It’s Not Only Individuals that get Cancer

This entry is part 30 of the series Friends

cancer starts with CMany people don’t realise that it’s not only the individual that has cancer than needs physical help and emotional support. The family does too.

Perhaps the most neglected of all are the children. When I was on intense treatment, I had some wonderful friends. A few made a point of being there for my husband. But I don’t know of anyone that actually supported my children. I’m open to correction. But mine were at least adult. What about young children?

Children at school talk. And children can be cruel – and thoughtless. Even little children know that cancer kills. Probably most of them don’t know that you can also survive cancer. The children of your friend may know of someone’s mommy or daddy who died from cancer. Now they hear that their own mommy has cancer – and whenever they walk into the room, the adults stop talking!

Open the subject with the adult members of the family. Ask how they’re coping. Is there something you can do? Offer to bring a meal round. Ask if you can help with the washing. I recently discovered a husband that didn’t know how to operate the washing machine when his wife was in hospital so used the laundromat! He didn’t like to admit his need to his friends.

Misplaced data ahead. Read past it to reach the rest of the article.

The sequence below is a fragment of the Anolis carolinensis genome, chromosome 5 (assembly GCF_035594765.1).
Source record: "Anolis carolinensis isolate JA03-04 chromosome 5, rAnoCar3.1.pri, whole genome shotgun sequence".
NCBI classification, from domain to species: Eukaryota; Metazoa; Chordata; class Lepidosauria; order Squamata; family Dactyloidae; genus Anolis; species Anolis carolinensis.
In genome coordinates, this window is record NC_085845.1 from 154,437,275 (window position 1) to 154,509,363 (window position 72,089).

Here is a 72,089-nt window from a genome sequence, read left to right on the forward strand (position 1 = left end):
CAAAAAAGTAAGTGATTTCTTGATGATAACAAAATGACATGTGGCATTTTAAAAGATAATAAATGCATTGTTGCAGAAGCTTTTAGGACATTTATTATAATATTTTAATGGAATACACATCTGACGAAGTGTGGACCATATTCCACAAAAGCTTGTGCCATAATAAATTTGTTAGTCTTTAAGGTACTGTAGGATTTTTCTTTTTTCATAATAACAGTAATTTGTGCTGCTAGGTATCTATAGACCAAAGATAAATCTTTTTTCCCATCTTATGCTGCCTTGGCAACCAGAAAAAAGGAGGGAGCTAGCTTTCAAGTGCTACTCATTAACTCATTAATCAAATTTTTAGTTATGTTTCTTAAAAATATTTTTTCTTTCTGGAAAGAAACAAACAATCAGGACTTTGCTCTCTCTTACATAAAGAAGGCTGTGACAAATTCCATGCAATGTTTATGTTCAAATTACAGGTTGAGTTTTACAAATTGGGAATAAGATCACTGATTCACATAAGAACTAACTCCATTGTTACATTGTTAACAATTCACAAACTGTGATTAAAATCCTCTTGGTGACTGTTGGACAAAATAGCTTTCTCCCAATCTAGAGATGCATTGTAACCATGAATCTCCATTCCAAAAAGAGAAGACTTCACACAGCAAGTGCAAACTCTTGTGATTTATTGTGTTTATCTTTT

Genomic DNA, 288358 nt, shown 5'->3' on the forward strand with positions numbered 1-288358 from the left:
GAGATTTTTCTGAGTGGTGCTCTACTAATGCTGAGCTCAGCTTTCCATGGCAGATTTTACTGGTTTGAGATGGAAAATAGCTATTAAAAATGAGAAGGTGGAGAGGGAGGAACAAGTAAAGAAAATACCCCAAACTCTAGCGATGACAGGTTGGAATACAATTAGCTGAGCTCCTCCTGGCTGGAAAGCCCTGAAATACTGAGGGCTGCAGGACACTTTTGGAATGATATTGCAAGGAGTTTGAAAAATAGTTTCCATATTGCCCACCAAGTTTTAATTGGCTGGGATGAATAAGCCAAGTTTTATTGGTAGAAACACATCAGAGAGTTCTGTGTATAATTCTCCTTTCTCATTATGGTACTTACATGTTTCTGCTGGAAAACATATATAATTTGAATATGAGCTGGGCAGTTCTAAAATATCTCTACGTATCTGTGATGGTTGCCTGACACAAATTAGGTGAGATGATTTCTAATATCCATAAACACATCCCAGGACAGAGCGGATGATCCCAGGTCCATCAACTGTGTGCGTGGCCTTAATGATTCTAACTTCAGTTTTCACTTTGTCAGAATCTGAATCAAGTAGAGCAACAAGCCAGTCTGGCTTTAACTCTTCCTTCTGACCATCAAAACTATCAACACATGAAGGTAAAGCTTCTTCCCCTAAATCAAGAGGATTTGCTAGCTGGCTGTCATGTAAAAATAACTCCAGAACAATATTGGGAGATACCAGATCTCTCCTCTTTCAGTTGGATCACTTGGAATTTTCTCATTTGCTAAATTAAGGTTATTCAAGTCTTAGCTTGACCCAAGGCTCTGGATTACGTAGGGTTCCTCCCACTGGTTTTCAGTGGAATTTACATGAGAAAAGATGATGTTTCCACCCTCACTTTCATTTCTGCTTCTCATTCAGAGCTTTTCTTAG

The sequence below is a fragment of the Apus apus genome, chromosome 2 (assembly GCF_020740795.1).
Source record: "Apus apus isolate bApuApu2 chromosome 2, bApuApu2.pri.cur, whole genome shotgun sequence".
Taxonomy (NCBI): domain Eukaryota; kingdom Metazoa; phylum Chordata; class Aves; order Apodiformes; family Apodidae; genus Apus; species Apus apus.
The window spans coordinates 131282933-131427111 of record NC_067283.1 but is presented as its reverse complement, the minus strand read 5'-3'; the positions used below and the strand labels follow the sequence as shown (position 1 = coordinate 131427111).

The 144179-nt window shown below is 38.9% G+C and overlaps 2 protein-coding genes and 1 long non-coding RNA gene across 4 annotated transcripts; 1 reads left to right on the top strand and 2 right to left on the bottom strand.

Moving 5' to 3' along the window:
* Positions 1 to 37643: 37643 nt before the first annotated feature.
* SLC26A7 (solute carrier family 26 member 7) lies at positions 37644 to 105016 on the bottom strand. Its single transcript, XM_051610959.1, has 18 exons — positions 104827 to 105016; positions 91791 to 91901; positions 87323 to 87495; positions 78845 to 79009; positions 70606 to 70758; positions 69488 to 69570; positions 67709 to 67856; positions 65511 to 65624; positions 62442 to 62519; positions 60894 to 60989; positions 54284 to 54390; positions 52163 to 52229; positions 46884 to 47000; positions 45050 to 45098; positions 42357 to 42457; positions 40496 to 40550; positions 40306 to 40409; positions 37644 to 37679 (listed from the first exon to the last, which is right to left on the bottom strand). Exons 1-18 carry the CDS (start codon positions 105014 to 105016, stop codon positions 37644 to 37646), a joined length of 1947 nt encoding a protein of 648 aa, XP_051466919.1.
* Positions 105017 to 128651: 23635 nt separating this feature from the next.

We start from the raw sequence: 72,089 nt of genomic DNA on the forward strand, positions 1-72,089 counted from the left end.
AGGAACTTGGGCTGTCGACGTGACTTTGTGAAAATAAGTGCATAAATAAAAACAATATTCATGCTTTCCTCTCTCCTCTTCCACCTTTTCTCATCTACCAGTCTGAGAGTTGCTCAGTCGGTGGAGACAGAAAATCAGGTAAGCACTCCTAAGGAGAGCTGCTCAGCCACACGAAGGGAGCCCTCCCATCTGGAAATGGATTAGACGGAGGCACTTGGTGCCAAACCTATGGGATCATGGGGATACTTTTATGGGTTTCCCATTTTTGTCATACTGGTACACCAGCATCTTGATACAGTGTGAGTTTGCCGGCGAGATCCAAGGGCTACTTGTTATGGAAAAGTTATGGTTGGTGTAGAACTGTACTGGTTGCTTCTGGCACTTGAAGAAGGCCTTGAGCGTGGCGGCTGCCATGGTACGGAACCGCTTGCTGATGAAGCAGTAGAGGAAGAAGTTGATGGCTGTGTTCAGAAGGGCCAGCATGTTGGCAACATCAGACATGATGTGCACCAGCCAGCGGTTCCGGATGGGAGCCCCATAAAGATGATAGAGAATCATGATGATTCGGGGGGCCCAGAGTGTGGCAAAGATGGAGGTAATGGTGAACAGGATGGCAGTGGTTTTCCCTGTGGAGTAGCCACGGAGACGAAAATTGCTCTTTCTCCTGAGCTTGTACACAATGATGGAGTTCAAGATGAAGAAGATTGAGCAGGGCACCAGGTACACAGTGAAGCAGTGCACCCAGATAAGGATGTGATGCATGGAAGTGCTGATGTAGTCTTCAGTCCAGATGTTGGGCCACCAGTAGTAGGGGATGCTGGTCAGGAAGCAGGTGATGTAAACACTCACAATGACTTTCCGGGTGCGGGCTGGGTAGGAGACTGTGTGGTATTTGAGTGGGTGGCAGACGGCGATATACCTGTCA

Don’t take for granted that your friend will ask. Offer to help. If you know the children well enough, take them out for an icecream and talk about the situation. Be positive and encouraging, but don’t lie. Be as supportive as you can. Find out what the kids at school are saying, and help them decided what they are going to say in reply.  An excellent book for the smaller children, which you can read with them and chat to them about the subject, is Cancer Starts With C by cancer survivor Leticia Croft-Holguin. 

About Shirley

Shirley Corder is an author who writes to inspire and encourage. She has a passion for helping other writers and cancer survivors.